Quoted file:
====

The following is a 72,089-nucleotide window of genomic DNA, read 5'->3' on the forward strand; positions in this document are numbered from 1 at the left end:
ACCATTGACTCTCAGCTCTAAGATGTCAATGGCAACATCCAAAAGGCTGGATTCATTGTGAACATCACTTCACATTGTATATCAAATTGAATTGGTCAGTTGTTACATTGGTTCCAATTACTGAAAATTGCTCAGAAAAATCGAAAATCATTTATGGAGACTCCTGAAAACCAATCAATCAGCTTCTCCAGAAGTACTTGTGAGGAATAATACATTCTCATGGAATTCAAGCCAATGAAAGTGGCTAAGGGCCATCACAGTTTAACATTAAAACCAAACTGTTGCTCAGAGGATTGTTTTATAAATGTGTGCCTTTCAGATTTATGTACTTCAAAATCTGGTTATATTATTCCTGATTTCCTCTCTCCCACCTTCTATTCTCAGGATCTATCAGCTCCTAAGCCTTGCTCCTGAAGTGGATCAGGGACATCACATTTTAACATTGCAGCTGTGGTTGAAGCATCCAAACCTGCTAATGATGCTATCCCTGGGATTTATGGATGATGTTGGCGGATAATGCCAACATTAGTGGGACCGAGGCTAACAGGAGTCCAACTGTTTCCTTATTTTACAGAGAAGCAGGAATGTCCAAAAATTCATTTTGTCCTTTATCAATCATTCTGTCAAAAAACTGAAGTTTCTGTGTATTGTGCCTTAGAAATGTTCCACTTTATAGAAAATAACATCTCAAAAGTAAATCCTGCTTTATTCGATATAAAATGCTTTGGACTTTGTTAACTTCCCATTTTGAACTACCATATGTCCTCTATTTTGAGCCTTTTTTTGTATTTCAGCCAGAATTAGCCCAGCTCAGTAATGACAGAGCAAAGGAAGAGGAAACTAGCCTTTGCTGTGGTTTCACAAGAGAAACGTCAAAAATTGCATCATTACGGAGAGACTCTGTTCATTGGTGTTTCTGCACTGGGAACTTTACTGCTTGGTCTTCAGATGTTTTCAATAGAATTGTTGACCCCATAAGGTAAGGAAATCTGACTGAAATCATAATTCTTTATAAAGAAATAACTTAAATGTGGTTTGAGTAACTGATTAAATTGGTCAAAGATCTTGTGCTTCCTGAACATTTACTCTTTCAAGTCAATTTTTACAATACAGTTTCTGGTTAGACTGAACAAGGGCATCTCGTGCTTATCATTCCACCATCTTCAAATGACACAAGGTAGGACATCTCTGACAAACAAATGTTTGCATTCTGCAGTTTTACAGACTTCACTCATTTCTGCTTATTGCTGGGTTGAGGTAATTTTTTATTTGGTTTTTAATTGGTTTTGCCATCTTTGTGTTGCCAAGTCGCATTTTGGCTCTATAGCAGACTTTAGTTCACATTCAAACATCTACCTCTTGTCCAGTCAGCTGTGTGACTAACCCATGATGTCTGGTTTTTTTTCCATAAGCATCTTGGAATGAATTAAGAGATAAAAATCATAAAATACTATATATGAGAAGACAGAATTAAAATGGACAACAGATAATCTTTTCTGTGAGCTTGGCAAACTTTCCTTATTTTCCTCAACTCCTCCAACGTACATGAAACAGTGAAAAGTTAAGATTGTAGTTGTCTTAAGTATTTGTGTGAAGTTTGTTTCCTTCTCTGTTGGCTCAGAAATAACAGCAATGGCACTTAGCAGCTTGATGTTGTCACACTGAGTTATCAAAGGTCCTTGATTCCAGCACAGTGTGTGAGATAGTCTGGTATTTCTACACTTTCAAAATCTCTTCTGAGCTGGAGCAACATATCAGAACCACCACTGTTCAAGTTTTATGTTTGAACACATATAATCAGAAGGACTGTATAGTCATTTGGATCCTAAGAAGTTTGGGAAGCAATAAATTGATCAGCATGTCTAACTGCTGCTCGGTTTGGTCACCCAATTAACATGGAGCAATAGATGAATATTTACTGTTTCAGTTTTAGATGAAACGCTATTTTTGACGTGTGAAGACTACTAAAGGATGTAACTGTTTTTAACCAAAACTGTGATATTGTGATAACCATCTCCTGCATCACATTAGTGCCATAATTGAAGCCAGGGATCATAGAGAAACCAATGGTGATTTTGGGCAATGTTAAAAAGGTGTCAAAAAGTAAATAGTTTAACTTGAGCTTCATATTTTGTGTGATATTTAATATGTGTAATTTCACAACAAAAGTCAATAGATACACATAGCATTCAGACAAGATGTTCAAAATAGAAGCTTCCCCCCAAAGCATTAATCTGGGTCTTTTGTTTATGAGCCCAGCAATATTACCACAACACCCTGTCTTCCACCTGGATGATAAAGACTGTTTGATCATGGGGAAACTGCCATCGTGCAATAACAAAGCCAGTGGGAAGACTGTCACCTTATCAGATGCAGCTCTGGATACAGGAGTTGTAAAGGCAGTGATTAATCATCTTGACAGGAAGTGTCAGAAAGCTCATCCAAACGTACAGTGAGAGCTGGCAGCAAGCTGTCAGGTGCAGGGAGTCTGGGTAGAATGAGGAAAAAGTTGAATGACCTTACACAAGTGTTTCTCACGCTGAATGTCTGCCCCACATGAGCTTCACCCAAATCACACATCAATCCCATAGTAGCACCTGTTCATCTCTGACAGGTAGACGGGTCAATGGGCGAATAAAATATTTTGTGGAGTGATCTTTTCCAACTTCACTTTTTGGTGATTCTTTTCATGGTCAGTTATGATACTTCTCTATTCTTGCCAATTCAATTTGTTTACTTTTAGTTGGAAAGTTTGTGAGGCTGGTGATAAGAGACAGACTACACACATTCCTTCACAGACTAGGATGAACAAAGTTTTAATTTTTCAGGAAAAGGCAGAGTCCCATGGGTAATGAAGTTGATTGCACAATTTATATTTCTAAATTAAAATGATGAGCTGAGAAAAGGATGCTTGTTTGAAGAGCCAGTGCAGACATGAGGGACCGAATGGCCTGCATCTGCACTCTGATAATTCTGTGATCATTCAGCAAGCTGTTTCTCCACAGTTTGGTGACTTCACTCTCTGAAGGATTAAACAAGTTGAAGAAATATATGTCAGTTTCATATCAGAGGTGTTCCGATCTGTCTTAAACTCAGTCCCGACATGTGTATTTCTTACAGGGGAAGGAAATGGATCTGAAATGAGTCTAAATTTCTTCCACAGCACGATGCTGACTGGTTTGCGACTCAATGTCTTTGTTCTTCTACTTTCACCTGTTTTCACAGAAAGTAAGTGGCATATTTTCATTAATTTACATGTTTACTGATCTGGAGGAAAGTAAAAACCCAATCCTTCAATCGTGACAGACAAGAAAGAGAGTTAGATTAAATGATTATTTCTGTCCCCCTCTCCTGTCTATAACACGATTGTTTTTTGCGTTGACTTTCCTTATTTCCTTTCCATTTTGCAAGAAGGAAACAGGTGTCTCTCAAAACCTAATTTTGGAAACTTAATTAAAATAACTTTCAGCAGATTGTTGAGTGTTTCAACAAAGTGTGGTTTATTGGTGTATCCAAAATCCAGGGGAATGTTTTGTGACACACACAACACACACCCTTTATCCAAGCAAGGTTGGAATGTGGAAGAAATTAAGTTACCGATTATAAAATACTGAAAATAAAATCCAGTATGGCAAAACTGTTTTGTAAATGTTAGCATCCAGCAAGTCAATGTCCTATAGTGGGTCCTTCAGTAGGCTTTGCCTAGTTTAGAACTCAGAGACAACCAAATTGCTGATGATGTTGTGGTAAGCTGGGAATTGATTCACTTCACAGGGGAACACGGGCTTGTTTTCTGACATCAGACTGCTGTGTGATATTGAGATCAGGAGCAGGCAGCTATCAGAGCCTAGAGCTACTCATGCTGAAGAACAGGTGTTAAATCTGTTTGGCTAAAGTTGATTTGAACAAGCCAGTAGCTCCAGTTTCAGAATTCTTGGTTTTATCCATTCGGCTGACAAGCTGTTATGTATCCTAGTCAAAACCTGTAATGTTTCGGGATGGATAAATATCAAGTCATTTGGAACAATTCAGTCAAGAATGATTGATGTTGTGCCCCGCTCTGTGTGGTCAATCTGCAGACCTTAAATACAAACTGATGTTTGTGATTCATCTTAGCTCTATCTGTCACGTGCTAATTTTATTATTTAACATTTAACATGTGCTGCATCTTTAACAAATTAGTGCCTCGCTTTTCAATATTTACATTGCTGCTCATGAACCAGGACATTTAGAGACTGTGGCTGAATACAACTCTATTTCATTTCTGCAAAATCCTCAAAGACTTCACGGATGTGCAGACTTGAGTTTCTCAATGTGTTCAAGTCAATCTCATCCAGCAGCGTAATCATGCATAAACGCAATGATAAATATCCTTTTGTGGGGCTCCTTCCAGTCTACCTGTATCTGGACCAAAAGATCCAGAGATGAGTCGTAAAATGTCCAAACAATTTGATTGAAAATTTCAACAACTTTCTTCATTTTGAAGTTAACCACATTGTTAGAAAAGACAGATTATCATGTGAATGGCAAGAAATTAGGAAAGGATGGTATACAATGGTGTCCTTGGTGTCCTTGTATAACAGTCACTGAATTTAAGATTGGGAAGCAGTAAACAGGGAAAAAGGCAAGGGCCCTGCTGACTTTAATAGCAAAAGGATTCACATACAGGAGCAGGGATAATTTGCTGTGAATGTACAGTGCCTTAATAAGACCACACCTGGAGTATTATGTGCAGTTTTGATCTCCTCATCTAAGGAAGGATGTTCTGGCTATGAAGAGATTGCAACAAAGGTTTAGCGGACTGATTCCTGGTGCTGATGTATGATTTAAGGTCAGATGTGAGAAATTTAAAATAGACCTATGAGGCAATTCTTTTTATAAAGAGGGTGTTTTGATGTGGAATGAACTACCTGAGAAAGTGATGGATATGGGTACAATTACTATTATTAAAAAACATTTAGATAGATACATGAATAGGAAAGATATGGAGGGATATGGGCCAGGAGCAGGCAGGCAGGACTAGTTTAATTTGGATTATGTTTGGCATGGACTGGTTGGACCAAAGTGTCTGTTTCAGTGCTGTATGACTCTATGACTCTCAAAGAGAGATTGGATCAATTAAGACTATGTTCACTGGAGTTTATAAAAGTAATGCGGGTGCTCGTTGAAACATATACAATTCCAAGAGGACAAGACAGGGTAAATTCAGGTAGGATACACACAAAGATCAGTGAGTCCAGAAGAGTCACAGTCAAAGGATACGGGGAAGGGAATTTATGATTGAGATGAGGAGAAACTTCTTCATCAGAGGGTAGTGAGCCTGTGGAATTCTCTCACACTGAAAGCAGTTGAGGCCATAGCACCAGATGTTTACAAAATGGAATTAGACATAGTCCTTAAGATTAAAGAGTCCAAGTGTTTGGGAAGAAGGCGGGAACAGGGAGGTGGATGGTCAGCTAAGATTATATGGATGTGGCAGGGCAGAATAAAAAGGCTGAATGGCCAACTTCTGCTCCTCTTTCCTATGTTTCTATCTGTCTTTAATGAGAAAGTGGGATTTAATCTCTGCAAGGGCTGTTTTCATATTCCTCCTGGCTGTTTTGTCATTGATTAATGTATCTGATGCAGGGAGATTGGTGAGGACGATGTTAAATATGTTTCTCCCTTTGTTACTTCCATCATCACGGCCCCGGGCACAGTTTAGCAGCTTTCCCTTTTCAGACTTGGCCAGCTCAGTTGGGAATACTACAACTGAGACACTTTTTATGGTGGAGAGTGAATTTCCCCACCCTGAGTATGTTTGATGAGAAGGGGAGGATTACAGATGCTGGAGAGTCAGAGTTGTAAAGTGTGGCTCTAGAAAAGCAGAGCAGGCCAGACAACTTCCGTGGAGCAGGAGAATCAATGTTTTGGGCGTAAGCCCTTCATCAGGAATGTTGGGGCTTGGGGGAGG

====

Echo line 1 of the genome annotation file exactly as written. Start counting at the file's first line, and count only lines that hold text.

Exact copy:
The following is a 72,089-nucleotide window of genomic DNA, read 5'->3' on the forward strand; positions in this document are numbered from 1 at the left end: